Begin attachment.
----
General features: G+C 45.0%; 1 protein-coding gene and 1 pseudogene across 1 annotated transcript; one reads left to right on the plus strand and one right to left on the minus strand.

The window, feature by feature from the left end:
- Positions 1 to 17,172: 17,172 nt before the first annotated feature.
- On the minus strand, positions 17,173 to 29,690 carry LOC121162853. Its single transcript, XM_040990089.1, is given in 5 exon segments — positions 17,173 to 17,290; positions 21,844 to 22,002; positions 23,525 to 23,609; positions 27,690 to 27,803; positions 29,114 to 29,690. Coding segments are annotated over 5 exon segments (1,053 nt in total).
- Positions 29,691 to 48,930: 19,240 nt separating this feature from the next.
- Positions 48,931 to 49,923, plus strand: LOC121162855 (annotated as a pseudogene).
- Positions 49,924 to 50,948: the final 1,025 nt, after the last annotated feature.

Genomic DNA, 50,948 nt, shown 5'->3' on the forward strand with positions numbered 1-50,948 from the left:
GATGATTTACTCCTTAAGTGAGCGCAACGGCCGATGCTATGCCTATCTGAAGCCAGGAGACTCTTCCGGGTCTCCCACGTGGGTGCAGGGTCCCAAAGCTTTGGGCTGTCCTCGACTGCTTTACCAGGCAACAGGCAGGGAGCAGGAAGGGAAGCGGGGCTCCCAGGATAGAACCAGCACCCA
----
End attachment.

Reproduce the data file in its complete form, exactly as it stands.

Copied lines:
General features: G+C 45.0%; 1 protein-coding gene and 1 pseudogene across 1 annotated transcript; one reads left to right on the plus strand and one right to left on the minus strand.

The window, feature by feature from the left end:
- Positions 1 to 17,172: 17,172 nt before the first annotated feature.
- On the minus strand, positions 17,173 to 29,690 carry LOC121162853. Its single transcript, XM_040990089.1, is given in 5 exon segments — positions 17,173 to 17,290; positions 21,844 to 22,002; positions 23,525 to 23,609; positions 27,690 to 27,803; positions 29,114 to 29,690. Coding segments are annotated over 5 exon segments (1,053 nt in total).
- Positions 29,691 to 48,930: 19,240 nt separating this feature from the next.
- Positions 48,931 to 49,923, plus strand: LOC121162855 (annotated as a pseudogene).
- Positions 49,924 to 50,948: the final 1,025 nt, after the last annotated feature.

Genomic DNA, 50,948 nt, shown 5'->3' on the forward strand with positions numbered 1-50,948 from the left:
GATGATTTACTCCTTAAGTGAGCGCAACGGCCGATGCTATGCCTATCTGAAGCCAGGAGACTCTTCCGGGTCTCCCACGTGGGTGCAGGGTCCCAAAGCTTTGGGCTGTCCTCGACTGCTTTACCAGGCAACAGGCAGGGAGCAGGAAGGGAAGCGGGGCTCCCAGGATAGAACCAGCACCCA